David vs Goliath: A Difference in Strategy, or Perspective?

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We all know the story of David and Goliath. At least, I thought I knew until I heard it again via Malcolm Gladwell in his TED talk. This made me realize among electric vehicle makers there are also Davids and Goliaths, but they seem to have a paradoxical approach to the market. Or is it just a difference in their perspectives on the market?

Malcolm Gladwell

in his TED talk Malcolm describes the classical story of David and Goliath, where these two fight against each other. Goliath the giant warrior, David the little sheepherder. It is used frequently to tell of stories where a little underdog is fighting a seemingly bigger and stronger opponent and other improbable victories.

Malcolm tells of a medical condition that is usually associated with 'giantism' as Goliath might suffer. It is a condition which hinders his vision and leads Goliath and David to prepare both for a different fight when pitted against each other.

Tesla's business model

Tesla's strategy to market has always been to start this with a high-end car; their Tesla Roadster was prized around €100.000. Their second generation electric vehicle is cheaper, but not really a mass market model. Their approach is to start with high-end cars in order to finance the research and work for the cheaper cars.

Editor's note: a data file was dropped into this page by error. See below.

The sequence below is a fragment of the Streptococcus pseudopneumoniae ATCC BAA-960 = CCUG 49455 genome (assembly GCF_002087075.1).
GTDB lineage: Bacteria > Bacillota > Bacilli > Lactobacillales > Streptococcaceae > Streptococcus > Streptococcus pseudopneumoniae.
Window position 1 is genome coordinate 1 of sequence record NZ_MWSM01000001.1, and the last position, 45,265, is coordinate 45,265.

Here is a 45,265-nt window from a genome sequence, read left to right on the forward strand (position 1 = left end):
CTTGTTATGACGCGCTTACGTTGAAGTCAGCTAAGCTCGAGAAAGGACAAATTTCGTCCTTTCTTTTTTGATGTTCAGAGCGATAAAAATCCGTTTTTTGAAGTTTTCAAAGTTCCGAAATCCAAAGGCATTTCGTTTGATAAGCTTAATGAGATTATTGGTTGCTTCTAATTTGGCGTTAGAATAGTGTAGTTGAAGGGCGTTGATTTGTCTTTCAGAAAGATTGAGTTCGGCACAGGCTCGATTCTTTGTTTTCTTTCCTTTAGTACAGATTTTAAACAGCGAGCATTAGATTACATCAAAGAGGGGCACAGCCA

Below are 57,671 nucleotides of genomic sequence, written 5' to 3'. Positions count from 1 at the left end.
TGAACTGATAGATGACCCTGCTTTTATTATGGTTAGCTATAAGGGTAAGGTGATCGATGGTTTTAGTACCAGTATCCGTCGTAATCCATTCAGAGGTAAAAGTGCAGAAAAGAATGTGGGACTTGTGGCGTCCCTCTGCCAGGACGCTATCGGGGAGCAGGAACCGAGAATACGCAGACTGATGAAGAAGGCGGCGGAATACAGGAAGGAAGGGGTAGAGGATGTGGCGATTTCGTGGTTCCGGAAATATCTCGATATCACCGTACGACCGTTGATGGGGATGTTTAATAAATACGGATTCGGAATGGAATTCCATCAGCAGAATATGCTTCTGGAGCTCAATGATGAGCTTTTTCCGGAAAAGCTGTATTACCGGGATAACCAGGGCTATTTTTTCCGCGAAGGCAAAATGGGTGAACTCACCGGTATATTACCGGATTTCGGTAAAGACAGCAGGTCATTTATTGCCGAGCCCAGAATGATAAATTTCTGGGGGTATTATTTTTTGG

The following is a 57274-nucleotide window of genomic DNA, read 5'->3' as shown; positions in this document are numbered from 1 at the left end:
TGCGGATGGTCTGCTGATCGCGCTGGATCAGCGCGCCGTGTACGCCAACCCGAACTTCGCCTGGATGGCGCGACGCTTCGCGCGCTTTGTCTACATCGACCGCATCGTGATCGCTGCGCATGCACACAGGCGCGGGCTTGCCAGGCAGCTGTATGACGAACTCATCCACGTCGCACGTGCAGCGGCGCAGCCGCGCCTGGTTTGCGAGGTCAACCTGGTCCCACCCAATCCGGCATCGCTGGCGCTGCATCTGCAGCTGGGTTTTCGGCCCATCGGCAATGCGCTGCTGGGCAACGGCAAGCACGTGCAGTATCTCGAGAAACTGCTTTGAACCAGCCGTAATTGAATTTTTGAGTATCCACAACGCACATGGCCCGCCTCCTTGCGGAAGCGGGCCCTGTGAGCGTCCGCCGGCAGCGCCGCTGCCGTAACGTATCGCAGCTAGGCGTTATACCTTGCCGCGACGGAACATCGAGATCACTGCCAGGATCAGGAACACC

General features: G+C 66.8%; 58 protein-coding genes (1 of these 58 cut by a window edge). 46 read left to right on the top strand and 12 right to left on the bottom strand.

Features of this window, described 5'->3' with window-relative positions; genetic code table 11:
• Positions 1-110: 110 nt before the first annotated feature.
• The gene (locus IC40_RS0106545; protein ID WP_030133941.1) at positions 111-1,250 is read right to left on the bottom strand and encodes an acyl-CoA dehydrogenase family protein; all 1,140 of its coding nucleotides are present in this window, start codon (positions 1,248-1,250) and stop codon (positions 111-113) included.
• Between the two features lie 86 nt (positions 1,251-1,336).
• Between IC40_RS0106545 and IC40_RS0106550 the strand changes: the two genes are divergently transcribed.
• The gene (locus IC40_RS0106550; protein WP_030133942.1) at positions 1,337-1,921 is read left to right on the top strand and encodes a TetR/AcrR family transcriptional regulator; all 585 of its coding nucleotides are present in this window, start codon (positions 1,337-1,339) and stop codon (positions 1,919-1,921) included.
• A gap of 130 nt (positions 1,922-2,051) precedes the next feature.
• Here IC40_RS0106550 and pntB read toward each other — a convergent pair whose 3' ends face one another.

GM or Nissan apparently have a different strategy; they didn't start with a top of the line electric vehicle, but a model that looks to be more aimed at the mass market. The Nissan Leaf and the Chevy Volt started out in the €32.000/€42.000 range.

Paradox

It appears a bit strange for an underdog to take on a big competitor. It appears even stranger still if the underdog is aiming for high-end cars while the established big OEM is after cheaper mass market models from the start.

For Tesla it makes a lot of sense as the high end car helps Tesla to gain more production knowledge, secure financials and position for a more mass market aimed car. They also have to sell less cars to raise a substantial amount of cash and with less cars around, there is less financial damage from potential recalls.

So why does the EV Goliath not do a similar approach? Obviously they have more cash to burn, but is that a good reason to burn it? Or do David and Goliath have a different perspective here as well?